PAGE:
Organizational Structures that Support Faster Innovation and Evolution
Agile Illustrated – Sample #3

5 Major Changes Coming to the PMP Exam

5 ChangesSome fundamental changes are coming to the PMP® exam. Currently slated for January 2021, the content and composition of the exam will be completely revamped. As described in the new PMP Exam Content Outline, PMI commissioned a research study into trends in the project management profession. This study, called the Global Practice Analysis, investigated which job tasks and approaches people frequently use.

The job task analysis identified the knowledge and skills required to function as a project management practitioner. Now the PMP is changing to better reflect these practices; here are some of the major changes:  

New Focus1. New focus– Switching from the previous domains (initiating, planning, executing, etc.), the new exam will be based on three new domains: people, process and business environment. These new domains align more closely with the PMI Talent Triangle®sections of leadership, technical project management, and business and strategic work.

Since project management occurs in a variety of industries, the business environment domain only tests universal concepts and does not get into any specifics around project types. The split of questions between these domains is:

  • People: 42%
  • Process: 50%
  • Business Environment: 8%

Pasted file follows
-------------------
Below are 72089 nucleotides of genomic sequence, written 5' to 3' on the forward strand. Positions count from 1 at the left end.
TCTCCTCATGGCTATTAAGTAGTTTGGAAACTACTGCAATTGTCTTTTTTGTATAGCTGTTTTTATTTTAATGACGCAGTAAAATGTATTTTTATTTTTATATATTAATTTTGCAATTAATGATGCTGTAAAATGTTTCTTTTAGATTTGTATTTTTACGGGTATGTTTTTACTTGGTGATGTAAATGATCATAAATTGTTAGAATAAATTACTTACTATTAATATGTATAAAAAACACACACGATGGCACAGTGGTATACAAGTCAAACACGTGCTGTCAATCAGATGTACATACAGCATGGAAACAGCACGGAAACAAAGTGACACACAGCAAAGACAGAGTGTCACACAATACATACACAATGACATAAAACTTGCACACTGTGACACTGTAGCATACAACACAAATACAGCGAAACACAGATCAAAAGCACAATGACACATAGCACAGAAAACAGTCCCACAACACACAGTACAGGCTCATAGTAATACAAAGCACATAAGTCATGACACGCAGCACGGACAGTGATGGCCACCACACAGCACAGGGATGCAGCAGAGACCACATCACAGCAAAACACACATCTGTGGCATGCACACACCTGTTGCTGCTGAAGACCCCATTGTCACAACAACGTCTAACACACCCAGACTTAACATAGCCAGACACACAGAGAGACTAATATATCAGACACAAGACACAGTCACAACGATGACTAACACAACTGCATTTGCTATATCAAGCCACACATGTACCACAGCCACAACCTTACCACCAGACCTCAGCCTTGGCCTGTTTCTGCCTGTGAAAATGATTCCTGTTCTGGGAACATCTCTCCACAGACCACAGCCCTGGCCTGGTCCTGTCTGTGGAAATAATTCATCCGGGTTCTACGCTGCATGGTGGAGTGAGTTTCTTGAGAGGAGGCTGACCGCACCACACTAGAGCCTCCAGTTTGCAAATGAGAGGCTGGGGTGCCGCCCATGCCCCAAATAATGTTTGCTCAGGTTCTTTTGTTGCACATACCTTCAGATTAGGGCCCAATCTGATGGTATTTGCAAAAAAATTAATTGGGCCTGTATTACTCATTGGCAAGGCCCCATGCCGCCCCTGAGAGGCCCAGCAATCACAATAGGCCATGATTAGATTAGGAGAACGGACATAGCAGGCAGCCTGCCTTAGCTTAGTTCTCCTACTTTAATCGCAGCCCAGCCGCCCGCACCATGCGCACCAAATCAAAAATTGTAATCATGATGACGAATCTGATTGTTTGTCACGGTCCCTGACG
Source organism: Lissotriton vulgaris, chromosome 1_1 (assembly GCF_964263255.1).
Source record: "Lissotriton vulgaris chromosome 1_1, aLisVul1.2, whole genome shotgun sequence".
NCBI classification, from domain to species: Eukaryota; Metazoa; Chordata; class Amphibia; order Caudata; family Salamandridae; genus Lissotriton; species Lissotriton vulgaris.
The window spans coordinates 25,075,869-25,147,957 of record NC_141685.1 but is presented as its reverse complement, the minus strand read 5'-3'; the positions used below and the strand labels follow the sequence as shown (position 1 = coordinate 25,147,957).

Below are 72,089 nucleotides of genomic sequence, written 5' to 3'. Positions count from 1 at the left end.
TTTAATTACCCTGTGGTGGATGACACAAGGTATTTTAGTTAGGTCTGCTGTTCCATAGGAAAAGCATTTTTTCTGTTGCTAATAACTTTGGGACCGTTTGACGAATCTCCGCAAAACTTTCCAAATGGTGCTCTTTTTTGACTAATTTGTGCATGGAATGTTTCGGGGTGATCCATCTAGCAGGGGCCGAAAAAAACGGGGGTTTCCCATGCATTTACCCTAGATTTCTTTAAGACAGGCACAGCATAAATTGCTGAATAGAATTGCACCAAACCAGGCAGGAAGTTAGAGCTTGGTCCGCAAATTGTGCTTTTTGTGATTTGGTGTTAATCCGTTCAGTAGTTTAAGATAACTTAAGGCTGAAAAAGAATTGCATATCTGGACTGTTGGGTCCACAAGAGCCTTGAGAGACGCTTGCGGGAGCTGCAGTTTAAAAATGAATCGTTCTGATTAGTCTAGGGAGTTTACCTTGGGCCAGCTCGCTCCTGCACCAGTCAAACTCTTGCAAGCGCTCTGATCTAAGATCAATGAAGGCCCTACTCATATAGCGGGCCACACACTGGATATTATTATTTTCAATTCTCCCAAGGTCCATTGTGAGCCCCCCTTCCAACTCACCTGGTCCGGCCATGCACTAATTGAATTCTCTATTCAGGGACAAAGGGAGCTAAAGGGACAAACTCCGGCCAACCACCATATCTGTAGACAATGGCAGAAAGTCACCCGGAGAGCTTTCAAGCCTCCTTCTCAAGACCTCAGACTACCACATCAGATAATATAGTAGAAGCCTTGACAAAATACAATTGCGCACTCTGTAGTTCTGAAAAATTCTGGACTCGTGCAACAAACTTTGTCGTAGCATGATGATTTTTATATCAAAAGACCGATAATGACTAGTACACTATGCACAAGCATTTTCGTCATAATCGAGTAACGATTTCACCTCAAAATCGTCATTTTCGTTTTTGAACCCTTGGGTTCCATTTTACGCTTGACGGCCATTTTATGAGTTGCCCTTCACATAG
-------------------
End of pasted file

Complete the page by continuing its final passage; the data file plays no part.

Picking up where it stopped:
New Content2. New content– The job task analysis revealed that many project managers are using agile approaches, or some agile concepts in hybrid life cycles. To reflect this, the new exam covers the complete value delivery spectrum including predictive, hybrid and agile approaches.

The inclusion of agile concepts and increased emphasis on the people aspects of projects represent a big shift. Concepts like servant leadership, conflict resolution and retrospectives were previously the domain of the PMI-ACP® exam, but will now be featured more frequently on the PMP exam (although not in so much depth or frequency).

New Question Types3. New question types– A change announced by PMI at the recent PMI Global Conference in Philadelphia was the introduction of some new question types. PMI will be introducing question types that depart from the tradition multiple-choice format of four options and one correct answer.

The new format questions include drag-and-drop and clicking on a graphic region. These new question types allow questions such as asking the test taker to select the graph/chart that best fits a described scenario, or identify what part of an image applies to a described situation.